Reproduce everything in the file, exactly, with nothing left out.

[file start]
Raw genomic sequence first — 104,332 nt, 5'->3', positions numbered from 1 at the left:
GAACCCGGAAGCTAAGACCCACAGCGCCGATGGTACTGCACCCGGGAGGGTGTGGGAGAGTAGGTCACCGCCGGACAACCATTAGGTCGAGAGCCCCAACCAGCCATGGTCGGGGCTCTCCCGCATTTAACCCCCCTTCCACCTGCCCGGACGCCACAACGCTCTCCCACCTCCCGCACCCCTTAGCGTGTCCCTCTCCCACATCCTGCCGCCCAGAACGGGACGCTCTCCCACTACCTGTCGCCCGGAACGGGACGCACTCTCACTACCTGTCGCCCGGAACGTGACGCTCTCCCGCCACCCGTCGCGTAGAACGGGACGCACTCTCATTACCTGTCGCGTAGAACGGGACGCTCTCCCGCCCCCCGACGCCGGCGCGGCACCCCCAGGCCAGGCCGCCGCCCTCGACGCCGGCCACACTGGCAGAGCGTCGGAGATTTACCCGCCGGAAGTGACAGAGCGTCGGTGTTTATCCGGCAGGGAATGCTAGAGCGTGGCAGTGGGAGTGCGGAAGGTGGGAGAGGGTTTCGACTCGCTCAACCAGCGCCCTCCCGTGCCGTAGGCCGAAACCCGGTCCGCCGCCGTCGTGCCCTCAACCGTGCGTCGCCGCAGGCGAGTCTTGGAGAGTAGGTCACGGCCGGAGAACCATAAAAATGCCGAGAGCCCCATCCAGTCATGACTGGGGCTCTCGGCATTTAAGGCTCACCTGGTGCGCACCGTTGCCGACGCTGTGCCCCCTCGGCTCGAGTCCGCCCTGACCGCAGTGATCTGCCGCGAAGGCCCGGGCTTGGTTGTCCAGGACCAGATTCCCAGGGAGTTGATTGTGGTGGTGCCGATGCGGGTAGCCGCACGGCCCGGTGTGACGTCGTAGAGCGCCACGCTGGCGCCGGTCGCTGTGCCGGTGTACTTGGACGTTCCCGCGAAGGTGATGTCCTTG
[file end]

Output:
Raw genomic sequence first — 104,332 nt, 5'->3', positions numbered from 1 at the left:
GAACCCGGAAGCTAAGACCCACAGCGCCGATGGTACTGCACCCGGGAGGGTGTGGGAGAGTAGGTCACCGCCGGACAACCATTAGGTCGAGAGCCCCAACCAGCCATGGTCGGGGCTCTCCCGCATTTAACCCCCCTTCCACCTGCCCGGACGCCACAACGCTCTCCCACCTCCCGCACCCCTTAGCGTGTCCCTCTCCCACATCCTGCCGCCCAGAACGGGACGCTCTCCCACTACCTGTCGCCCGGAACGGGACGCACTCTCACTACCTGTCGCCCGGAACGTGACGCTCTCCCGCCACCCGTCGCGTAGAACGGGACGCACTCTCATTACCTGTCGCGTAGAACGGGACGCTCTCCCGCCCCCCGACGCCGGCGCGGCACCCCCAGGCCAGGCCGCCGCCCTCGACGCCGGCCACACTGGCAGAGCGTCGGAGATTTACCCGCCGGAAGTGACAGAGCGTCGGTGTTTATCCGGCAGGGAATGCTAGAGCGTGGCAGTGGGAGTGCGGAAGGTGGGAGAGGGTTTCGACTCGCTCAACCAGCGCCCTCCCGTGCCGTAGGCCGAAACCCGGTCCGCCGCCGTCGTGCCCTCAACCGTGCGTCGCCGCAGGCGAGTCTTGGAGAGTAGGTCACGGCCGGAGAACCATAAAAATGCCGAGAGCCCCATCCAGTCATGACTGGGGCTCTCGGCATTTAAGGCTCACCTGGTGCGCACCGTTGCCGACGCTGTGCCCCCTCGGCTCGAGTCCGCCCTGACCGCAGTGATCTGCCGCGAAGGCCCGGGCTTGGTTGTCCAGGACCAGATTCCCAGGGAGTTGATTGTGGTGGTGCCGATGCGGGTAGCCGCACGGCCCGGTGTGACGTCGTAGAGCGCCACGCTGGCGCCGGTCGCTGTGCCGGTGTACTTGGACGTTCCCGCGAAGGTGATGTCCTTG